"grunt": "~0.4.5",
    "grunt-contrib-concat": "~0.4.0",
    "grunt-contrib-uglify": "~0.5.0",
    "grunt-contrib-watch": "~0.6.1"
  }
}

Of course you write this file by hand, but there is an easier way by using npm init. This will present a wizzard to help you create the file. Than you can start adding dependencies. You need dependencies when using grunt plugins for instance but also for the actual grunt version used to build the project. Npm has a shorthand to install these development dependencies into the package.json. The following example shows how to install the grunt library into the project. The other dependencies can be installed the same way.

npm install grunt --save-dev

You can run npm install to install all dependencies locally as well. Next step is to start configuring the grunt project. This is discussed in the next section.

Create Gruntfile.js

The gruntfile is where we include plugins, create tasks and combine tasks in aliases. The following code block shows the empty template for a grunt file.

'use strict';
module.exports = function (grunt) {
};

Before I am going to show what is in mine, I want to mention a wizzard like appraoch using project templates. Grunt comes with a grunt-init cli. You have to install it as a node module using the following command.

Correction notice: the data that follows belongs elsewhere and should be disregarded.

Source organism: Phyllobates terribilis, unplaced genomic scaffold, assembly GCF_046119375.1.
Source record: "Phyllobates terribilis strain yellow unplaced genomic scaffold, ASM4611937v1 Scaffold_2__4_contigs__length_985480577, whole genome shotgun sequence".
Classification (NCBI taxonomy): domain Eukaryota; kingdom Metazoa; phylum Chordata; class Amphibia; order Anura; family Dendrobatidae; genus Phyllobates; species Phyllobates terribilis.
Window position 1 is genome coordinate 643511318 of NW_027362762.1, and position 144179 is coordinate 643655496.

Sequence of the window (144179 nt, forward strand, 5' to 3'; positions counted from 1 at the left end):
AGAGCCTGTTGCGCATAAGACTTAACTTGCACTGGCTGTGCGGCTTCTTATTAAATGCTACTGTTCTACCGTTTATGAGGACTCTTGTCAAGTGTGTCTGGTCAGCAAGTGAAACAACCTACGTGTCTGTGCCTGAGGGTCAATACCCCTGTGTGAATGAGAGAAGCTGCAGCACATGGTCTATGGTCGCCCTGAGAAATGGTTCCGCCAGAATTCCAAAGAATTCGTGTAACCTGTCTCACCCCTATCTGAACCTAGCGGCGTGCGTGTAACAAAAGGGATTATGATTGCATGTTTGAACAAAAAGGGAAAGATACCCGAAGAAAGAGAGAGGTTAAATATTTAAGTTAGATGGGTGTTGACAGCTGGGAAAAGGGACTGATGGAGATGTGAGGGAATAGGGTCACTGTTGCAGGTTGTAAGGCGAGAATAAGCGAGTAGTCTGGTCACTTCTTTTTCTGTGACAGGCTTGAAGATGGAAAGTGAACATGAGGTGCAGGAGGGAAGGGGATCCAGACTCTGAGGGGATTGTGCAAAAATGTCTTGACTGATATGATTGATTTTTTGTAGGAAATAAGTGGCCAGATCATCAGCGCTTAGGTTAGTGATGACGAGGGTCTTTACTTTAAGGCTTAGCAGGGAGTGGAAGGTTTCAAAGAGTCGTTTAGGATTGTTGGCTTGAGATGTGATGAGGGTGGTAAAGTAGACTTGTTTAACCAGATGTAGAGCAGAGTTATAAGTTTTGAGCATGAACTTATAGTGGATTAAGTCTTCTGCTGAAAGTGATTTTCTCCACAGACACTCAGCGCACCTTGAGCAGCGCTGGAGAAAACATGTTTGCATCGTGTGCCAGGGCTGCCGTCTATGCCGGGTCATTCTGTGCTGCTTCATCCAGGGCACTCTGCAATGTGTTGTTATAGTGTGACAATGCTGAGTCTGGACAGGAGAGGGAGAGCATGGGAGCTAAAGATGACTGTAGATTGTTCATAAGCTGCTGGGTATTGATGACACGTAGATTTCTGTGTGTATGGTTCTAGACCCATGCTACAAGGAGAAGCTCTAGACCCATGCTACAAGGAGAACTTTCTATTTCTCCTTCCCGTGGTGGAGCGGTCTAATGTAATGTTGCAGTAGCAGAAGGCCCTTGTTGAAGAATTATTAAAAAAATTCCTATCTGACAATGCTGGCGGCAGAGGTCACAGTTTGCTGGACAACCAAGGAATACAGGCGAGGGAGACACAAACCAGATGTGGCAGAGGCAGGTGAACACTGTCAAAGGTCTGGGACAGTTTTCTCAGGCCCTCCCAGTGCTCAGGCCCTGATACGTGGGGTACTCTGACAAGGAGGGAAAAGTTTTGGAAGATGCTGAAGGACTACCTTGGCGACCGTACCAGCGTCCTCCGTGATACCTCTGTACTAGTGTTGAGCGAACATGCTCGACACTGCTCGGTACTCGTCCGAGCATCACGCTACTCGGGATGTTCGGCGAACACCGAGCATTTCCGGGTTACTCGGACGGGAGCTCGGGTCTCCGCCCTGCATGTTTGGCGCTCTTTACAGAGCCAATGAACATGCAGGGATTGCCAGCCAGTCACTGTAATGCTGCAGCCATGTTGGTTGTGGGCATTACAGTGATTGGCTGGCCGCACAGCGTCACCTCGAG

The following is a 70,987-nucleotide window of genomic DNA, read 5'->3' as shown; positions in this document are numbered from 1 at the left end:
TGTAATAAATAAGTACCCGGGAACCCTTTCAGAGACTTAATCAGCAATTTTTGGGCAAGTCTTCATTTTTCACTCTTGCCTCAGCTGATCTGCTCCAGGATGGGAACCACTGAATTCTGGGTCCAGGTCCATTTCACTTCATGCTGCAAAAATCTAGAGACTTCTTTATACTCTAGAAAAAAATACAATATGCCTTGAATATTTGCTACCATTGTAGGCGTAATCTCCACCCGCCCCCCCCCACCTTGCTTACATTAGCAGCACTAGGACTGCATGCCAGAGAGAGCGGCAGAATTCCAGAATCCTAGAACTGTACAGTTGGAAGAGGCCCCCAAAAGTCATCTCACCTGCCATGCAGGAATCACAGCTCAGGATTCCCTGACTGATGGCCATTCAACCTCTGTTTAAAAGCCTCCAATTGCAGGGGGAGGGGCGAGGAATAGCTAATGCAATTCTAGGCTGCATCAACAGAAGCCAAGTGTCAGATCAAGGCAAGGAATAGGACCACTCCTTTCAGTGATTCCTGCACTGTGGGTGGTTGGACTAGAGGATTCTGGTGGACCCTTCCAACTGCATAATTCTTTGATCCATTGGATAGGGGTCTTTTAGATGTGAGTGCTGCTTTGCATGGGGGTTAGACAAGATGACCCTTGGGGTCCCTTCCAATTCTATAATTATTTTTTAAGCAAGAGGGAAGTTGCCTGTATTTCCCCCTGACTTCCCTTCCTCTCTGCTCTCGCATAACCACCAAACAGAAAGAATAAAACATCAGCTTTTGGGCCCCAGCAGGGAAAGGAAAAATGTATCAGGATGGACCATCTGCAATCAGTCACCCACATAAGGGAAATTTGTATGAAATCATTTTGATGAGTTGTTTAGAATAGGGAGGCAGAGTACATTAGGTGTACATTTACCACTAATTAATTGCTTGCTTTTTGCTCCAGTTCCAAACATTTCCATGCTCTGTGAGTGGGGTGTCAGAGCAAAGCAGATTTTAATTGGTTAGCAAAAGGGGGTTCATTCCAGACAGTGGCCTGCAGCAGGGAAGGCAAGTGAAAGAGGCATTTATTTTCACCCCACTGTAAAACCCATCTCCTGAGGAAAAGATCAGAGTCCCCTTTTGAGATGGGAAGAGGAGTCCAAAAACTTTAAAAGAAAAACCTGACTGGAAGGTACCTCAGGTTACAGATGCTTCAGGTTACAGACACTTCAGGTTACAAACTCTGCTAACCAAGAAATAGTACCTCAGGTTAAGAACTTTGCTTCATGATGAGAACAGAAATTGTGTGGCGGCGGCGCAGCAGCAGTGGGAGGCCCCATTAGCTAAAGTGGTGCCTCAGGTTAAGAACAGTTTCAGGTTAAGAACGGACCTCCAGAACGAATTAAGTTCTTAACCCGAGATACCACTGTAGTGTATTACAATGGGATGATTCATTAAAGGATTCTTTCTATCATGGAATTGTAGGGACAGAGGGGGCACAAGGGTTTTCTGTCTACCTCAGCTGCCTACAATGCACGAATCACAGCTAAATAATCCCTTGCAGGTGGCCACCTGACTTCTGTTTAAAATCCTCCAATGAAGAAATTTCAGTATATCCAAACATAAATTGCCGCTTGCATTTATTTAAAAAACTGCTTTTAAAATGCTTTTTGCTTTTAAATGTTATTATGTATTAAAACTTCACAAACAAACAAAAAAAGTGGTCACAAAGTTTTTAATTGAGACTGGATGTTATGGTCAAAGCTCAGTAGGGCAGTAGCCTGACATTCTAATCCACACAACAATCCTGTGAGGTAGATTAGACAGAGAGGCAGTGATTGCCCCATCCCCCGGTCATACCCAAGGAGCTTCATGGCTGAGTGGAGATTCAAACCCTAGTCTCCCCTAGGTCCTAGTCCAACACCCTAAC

npm install -g grunt-init

Than you have to add templates. This is done using a git clone of the template repository. Of course you can also create your own templates. An example template is in the following url:

https://github.com/gruntjs/grunt-init-gruntfile

Just clone it into the folder .grunt-init and you are good to go. Now execute the following command and a wizzard will be presented to generate the Gruntfile.js.

grunt-init gruntfile

Now we are going to look at some of the elements in my Gruntfile. First we are looking at template support. Again templates? Yes, but now we are talking about templates or strings with placeholdes, to include in files.

Show template support

Grunt comes with options to use templates for files or headers. In our generated javascript file we create a header. The following code block shows the part in the configuratio file.

module.exports = function (grunt) {
    grunt.initConfig({
        pkg:grunt.file.readJSON('package.json'),
        banner: '/*! <%= pkg.title || pkg.name %> - v<%= pkg.version %> - ' +
        '<%= grunt.template.today("yyyy-mm-dd") %>\n' +
        '<%= pkg.homepage ? "* " + pkg.homepage + "\\n" : "" %>' +